EY findings continue to expose the lack of depth in climate-related disclosures. There has been an incremental improvement compared to 2017, however there is room for improvement.
This is particularly evident in the area of strategy. Almost all sectors of the economy face major disruption from climate transition and climate impacts over the coming years. Yet the majority of companies are still not engaging seriously with these risks, or positioning themselves to take advantage of potential opportunities.
With investors paying increasing attention, this is likely to affect their reputation and valuation even before the impacts are fully realised. An example of this is Norges Banks’ recent divestment announcement, which only resulted in the divestment of oil and gas companies that had not integrated climate solutions, such as renewable energy, in to their strategy. This type of action causes a short-term valuation change based on the company’s strategic understanding of climate risks and opportunities.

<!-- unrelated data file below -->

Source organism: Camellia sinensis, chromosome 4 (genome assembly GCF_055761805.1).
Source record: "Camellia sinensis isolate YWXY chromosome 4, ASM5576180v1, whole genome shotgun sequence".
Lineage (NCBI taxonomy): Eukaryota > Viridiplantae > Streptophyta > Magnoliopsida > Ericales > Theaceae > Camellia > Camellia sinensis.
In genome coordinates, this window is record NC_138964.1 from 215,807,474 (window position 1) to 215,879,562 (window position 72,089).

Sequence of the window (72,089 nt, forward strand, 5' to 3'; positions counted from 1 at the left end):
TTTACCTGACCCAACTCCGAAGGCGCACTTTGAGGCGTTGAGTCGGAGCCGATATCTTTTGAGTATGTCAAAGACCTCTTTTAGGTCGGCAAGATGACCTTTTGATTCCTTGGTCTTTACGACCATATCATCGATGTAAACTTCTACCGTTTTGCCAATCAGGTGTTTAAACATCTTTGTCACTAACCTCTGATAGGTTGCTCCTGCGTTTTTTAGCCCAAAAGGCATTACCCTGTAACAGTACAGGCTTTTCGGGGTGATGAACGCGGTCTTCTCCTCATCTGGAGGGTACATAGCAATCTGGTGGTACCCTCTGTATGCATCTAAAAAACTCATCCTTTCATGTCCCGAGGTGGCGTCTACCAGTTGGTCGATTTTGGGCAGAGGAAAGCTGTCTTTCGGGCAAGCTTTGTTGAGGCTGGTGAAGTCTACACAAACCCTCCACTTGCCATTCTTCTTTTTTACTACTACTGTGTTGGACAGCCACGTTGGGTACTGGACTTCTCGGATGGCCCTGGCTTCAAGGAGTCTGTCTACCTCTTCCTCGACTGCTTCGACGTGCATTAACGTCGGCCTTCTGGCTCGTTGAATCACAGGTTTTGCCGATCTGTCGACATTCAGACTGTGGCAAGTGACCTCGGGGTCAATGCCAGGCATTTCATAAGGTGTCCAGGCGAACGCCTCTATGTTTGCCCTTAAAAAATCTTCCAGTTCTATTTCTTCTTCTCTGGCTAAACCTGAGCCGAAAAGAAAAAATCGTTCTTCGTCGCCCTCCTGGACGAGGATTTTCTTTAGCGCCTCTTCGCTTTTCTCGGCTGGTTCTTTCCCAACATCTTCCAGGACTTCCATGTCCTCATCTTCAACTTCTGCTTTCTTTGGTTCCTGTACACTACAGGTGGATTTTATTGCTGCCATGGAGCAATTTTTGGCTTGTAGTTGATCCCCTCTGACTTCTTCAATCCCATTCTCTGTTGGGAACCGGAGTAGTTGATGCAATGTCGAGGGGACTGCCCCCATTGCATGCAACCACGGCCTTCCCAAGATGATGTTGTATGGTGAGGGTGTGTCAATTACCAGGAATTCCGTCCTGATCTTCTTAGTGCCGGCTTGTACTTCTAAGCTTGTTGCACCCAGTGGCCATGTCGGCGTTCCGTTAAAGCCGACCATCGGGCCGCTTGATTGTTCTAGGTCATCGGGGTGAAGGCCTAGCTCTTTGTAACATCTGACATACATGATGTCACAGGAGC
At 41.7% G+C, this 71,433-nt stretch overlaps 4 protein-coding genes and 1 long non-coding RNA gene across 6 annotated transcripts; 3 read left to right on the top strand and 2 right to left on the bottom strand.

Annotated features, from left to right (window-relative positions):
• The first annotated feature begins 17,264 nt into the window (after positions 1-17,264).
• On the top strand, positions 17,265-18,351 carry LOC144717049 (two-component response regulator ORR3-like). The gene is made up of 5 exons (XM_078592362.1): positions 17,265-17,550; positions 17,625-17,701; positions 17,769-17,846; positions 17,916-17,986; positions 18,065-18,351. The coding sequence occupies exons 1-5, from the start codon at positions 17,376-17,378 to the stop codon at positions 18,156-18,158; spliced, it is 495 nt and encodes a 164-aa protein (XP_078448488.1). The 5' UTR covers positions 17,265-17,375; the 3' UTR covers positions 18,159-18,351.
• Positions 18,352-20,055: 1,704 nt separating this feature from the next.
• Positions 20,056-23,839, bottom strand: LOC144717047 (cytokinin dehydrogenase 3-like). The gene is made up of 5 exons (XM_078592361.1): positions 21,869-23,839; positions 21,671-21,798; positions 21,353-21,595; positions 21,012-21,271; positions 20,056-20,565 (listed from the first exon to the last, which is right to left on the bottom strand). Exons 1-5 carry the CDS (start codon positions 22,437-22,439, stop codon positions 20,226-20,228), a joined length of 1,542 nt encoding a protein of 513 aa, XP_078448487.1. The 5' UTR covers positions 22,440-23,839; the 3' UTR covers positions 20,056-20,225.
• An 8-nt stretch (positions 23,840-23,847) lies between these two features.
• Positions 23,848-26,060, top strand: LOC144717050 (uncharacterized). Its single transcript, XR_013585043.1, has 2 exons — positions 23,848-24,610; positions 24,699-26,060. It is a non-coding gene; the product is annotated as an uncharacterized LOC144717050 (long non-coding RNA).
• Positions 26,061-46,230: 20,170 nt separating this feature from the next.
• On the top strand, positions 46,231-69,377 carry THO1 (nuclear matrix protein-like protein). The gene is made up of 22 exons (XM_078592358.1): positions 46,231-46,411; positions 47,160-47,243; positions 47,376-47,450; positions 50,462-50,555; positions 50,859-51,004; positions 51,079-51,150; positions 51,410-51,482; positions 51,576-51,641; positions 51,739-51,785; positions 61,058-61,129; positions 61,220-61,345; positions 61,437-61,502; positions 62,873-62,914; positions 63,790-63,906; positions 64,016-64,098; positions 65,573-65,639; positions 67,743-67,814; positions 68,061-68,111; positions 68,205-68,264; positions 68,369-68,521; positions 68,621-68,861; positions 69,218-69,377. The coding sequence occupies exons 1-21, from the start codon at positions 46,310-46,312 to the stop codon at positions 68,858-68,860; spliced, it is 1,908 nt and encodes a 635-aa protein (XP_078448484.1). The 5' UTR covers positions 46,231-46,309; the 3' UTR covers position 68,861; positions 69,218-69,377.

Assessing climate-related risks and opportunities can be complex, and may require detailed analysis. However, disclosing information on climate change scenario planning not only addresses the TCFD recommendations, but also provides companies with new inputs into business strategy, and engages increasingly socially aware employees with the strategy, which in turn enhances internal capability and processes.